We’ve learned a lot through the development of Mr. Snapz: Cookie Caper – but most important was settling on a definitive monetization strategy. The model you choose influences everything – from the game design, to the marketing campaign, to justifying the game as financially viable. Along our journey, we made two erroneous stops before we reached our final model for monetization. Our first option was the traditional method of selling the entire game as a premium experience. The trick with this model is choosing the right price for the game. By “right,” I mean the point where you’re making the maximum amount of money out of each purchase, while still attracting new players. Alternatively, we could sell the game at a lower price, but to more people. This method was chosen during my stint as a member of the start-up Villainous Software, LLC. Purchasing games outright was popular during the early period of the iOS App Store; however, it relies on amassing a large number of single purchases. That means to make a game viable, you need a lot of sales, which requires a lot of attention. Now we come to the same problem we encountered time and time again at Villainous: getting the game noticed. One positive aspect of this monetization method is that it requires no code implementation whatsoever. All you need to do is upload your game to the respective store and set the price point. The store takes its cut and that’s the end of it. No need for in-app purchases. Our second attempt revolved around selling expansions for the game. The first series of stages would be available for free and subsequent stages would be sold in-game for a nominal price. Exposure is still a dominating factor, but in this case, one is not limited to a single transaction. Every expansion provides a new opportunity for revenue. There are multiple flaws with this approach, the first being that players can experience the core game without spending a penny, whereas before that revenue was already in the bank. Secondly, even if the player likes the game, all the income comes from the expansions. The money spent on development for the first set of stages is distributed across the additional sets of stages. Thirdly, there must be a minimum amount of stages to attract the player and, at the same time, each expansion must be profitable to make it worth continuing. Finally, an in-game store must be implemented. Our third and final option was micro-transactions. The game remained free to install with expansions as free updates and all revenue is made with in-app purchases. The game is not ‘Pay to Win.’ The purchases are either for the player’s entertainment or to make the game a little easier to progress through. The player is able to either earn in-game currency through play or purchase add-ons and upgrades with real money. Of course, earning through play is much slower than purchasing in-game currency, but it allows everyone to enjoy those extra features however they like. The main positive factor is that there is (or can be) a multitude of purchase options. In addition to that, there are the options such as consumable or expiring items which must be repurchased for reuse. The problem of exposure and the extra work of implementing an in-game store exists for micro-transactions as well. In addition to those two difficulties, a certain amount of creativity is required to generate add-ons, items and upgrades that will encourage the player to spend real money without feeling cheap or manipulative. As you can see, Mr. Snapz: Cookie Caper?s monetization strategy has gone through several iterations, so I hope you learn from our mistakes and make sure you choose the appropriate method for your game.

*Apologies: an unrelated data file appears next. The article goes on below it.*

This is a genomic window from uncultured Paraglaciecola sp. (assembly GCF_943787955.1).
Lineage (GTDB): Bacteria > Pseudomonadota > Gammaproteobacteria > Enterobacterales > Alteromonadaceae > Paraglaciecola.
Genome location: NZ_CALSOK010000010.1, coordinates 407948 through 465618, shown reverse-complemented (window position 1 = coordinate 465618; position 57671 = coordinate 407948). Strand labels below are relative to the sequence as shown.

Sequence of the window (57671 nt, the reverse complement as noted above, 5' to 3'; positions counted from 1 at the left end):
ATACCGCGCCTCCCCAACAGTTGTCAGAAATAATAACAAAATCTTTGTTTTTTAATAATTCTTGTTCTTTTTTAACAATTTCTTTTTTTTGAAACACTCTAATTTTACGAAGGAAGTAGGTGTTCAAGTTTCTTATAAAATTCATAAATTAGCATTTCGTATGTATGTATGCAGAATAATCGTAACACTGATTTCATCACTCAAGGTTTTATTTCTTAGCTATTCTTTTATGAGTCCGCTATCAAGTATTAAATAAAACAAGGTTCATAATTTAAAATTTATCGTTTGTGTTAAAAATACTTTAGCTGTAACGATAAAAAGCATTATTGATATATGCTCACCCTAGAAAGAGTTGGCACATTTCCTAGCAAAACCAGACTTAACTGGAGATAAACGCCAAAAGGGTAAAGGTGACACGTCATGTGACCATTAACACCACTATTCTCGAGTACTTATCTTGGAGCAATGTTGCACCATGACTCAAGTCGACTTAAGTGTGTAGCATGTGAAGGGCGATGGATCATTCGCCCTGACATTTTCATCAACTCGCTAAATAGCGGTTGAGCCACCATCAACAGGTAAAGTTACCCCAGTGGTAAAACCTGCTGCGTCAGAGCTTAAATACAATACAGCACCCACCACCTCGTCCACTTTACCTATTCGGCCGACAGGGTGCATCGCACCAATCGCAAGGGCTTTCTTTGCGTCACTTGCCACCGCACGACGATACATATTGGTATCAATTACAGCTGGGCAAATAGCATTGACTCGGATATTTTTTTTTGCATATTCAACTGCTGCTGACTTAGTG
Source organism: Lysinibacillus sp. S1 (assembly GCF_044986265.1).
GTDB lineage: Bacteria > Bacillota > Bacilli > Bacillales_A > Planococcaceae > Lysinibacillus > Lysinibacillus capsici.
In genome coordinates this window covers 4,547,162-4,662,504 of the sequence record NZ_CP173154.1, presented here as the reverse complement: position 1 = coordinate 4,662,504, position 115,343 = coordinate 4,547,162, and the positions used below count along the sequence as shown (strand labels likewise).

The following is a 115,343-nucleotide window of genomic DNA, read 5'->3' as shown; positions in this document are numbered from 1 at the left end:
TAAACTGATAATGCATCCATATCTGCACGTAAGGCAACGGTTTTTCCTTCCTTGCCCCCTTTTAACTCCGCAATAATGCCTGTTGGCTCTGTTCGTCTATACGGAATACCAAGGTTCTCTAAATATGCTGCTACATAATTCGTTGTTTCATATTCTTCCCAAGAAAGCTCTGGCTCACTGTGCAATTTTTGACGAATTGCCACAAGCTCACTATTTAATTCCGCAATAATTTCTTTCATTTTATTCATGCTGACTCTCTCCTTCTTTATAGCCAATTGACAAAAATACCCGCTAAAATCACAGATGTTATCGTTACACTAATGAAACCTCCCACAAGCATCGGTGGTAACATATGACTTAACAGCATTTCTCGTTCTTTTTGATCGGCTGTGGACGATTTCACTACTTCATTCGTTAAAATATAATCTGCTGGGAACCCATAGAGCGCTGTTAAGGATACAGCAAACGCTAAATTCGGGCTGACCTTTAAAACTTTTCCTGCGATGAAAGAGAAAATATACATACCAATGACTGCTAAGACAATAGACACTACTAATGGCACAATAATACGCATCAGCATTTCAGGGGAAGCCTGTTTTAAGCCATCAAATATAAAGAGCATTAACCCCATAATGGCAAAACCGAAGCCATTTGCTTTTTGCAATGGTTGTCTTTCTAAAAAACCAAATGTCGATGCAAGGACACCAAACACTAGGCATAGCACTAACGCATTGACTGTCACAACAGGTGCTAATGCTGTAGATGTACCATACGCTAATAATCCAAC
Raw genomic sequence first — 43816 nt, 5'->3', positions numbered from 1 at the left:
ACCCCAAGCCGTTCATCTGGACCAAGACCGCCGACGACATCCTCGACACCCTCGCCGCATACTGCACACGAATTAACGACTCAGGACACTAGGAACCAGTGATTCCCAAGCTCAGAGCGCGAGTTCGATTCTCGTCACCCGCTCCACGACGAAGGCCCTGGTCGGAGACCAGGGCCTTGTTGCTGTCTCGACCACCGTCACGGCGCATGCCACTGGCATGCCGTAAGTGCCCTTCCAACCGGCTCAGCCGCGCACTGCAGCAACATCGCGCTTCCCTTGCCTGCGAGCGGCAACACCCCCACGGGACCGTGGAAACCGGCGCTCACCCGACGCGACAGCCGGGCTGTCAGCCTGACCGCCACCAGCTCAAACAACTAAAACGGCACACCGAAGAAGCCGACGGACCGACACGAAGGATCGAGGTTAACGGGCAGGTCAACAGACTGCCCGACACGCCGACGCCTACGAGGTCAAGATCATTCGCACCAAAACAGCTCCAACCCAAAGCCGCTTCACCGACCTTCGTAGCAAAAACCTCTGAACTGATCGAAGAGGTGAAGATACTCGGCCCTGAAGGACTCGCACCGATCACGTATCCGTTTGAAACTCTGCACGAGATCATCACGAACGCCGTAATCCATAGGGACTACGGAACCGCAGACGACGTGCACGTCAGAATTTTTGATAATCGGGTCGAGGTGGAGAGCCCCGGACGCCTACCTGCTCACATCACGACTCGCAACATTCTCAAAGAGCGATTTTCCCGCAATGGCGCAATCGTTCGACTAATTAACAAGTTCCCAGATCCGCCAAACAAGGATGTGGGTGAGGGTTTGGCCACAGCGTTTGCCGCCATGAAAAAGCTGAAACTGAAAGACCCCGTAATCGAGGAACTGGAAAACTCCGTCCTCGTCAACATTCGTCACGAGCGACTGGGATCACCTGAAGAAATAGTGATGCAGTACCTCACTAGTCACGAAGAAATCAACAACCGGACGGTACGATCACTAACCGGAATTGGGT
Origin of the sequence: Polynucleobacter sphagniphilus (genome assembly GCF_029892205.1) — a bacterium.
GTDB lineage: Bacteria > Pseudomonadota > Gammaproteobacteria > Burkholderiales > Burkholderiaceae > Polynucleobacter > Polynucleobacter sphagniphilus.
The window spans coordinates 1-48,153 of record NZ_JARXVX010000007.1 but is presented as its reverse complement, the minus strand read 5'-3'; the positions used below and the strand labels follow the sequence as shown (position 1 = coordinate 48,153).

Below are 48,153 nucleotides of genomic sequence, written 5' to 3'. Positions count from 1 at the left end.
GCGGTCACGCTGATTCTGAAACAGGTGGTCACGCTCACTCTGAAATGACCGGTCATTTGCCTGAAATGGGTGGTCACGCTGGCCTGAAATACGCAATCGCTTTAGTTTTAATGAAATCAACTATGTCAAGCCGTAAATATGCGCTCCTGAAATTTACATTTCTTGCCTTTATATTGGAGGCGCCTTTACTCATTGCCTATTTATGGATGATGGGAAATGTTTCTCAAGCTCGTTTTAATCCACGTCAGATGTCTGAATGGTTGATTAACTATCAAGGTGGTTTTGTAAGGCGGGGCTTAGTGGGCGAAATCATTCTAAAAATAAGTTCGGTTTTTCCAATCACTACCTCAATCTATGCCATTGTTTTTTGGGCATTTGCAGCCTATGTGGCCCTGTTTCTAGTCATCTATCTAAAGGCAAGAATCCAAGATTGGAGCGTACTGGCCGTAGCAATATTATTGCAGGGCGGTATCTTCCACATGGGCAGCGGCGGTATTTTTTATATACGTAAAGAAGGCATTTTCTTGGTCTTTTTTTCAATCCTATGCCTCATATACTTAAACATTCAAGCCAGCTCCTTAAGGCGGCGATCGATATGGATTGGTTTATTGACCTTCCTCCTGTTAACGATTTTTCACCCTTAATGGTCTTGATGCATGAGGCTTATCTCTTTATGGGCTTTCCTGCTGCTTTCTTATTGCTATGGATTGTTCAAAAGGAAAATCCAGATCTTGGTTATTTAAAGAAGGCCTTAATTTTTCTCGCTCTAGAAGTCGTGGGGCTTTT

Greetings One of the lessons learned early in the production process was not to wear every hat. Something very quickly became clear: it’s important to know when to hand off an assignment or task to a more skilled professional. Art, music and sound effects are obvious cases. But with Cookie Caper, the best example is really the level design. Designing the levels sounded simple to us before reaching that phase. However, once we arrived, it was another story entirely. Even using Tiled – a really great bpiece of software that did simplify the process a lot – coming up with more than two or three creative puzzle designs became a daunting and seemingly hopeless task. It was clear that I needed a person with more experience with this type of work. Ultimately, we hired a former co-worker of mine who worked on the Cartoon Network game, FusionFall. He was able to pump out the levels in a extremely efficient and timely manner. In addition to that, he included ideas we never considered, such as trapping enemies and taking advantage of players’ tendencies to travel right rather than left. Everything about his service was great. We believe the game is much better for hiring him. Although I focused on level design in this blog, we at Tiny Ogre Games remain of the mindset that outsourcing tasks that are outside our area of expertise is always the best approach. Time is a resource that is at least as valuable as money – but finding a balance between the two usually isn’t as tricky as one may think.